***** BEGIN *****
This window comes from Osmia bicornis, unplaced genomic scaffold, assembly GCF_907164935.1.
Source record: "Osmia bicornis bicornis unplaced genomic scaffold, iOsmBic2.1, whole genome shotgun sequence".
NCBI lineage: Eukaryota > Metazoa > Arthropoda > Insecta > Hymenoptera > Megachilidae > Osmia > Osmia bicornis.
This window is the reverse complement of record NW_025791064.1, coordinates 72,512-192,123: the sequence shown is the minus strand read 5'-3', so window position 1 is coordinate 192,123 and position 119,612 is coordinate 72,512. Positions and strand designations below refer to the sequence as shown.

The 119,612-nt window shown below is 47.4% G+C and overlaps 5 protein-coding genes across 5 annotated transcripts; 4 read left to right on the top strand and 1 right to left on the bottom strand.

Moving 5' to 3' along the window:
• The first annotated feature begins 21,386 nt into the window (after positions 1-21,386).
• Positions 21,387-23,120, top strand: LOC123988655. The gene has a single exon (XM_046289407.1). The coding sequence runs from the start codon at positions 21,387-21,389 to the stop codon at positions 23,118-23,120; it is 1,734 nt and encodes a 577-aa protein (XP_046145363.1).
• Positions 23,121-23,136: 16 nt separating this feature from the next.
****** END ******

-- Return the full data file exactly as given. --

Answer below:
This window comes from Osmia bicornis, unplaced genomic scaffold, assembly GCF_907164935.1.
Source record: "Osmia bicornis bicornis unplaced genomic scaffold, iOsmBic2.1, whole genome shotgun sequence".
NCBI lineage: Eukaryota > Metazoa > Arthropoda > Insecta > Hymenoptera > Megachilidae > Osmia > Osmia bicornis.
This window is the reverse complement of record NW_025791064.1, coordinates 72,512-192,123: the sequence shown is the minus strand read 5'-3', so window position 1 is coordinate 192,123 and position 119,612 is coordinate 72,512. Positions and strand designations below refer to the sequence as shown.

The 119,612-nt window shown below is 47.4% G+C and overlaps 5 protein-coding genes across 5 annotated transcripts; 4 read left to right on the top strand and 1 right to left on the bottom strand.

Moving 5' to 3' along the window:
• The first annotated feature begins 21,386 nt into the window (after positions 1-21,386).
• Positions 21,387-23,120, top strand: LOC123988655. The gene has a single exon (XM_046289407.1). The coding sequence runs from the start codon at positions 21,387-21,389 to the stop codon at positions 23,118-23,120; it is 1,734 nt and encodes a 577-aa protein (XP_046145363.1).
• Positions 23,121-23,136: 16 nt separating this feature from the next.